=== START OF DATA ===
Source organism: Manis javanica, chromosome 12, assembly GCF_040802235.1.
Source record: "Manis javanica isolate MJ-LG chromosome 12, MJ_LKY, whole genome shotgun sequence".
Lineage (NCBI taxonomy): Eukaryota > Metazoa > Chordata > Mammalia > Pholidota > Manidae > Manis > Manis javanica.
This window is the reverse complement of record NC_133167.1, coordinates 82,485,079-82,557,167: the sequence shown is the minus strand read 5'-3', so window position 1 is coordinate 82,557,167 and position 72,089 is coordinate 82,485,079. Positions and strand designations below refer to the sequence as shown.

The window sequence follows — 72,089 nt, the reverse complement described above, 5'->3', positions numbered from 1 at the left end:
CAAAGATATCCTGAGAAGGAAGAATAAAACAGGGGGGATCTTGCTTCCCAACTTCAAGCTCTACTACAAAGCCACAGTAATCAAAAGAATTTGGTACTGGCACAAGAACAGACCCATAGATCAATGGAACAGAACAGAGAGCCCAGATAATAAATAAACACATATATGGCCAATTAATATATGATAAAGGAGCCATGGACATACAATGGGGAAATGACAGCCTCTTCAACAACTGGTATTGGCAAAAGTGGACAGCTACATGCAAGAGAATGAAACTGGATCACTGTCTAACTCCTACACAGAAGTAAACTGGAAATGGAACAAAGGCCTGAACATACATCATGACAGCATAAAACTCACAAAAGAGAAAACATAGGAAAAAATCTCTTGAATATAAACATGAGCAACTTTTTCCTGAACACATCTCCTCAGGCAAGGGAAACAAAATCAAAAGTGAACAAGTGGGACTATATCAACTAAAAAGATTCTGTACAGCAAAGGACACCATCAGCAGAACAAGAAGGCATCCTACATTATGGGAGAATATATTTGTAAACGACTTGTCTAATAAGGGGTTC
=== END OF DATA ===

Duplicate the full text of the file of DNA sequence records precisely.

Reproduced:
Source organism: Manis javanica, chromosome 12, assembly GCF_040802235.1.
Source record: "Manis javanica isolate MJ-LG chromosome 12, MJ_LKY, whole genome shotgun sequence".
Lineage (NCBI taxonomy): Eukaryota > Metazoa > Chordata > Mammalia > Pholidota > Manidae > Manis > Manis javanica.
This window is the reverse complement of record NC_133167.1, coordinates 82,485,079-82,557,167: the sequence shown is the minus strand read 5'-3', so window position 1 is coordinate 82,557,167 and position 72,089 is coordinate 82,485,079. Positions and strand designations below refer to the sequence as shown.

The window sequence follows — 72,089 nt, the reverse complement described above, 5'->3', positions numbered from 1 at the left end:
CAAAGATATCCTGAGAAGGAAGAATAAAACAGGGGGGATCTTGCTTCCCAACTTCAAGCTCTACTACAAAGCCACAGTAATCAAAAGAATTTGGTACTGGCACAAGAACAGACCCATAGATCAATGGAACAGAACAGAGAGCCCAGATAATAAATAAACACATATATGGCCAATTAATATATGATAAAGGAGCCATGGACATACAATGGGGAAATGACAGCCTCTTCAACAACTGGTATTGGCAAAAGTGGACAGCTACATGCAAGAGAATGAAACTGGATCACTGTCTAACTCCTACACAGAAGTAAACTGGAAATGGAACAAAGGCCTGAACATACATCATGACAGCATAAAACTCACAAAAGAGAAAACATAGGAAAAAATCTCTTGAATATAAACATGAGCAACTTTTTCCTGAACACATCTCCTCAGGCAAGGGAAACAAAATCAAAAGTGAACAAGTGGGACTATATCAACTAAAAAGATTCTGTACAGCAAAGGACACCATCAGCAGAACAAGAAGGCATCCTACATTATGGGAGAATATATTTGTAAACGACTTGTCTAATAAGGGGTTC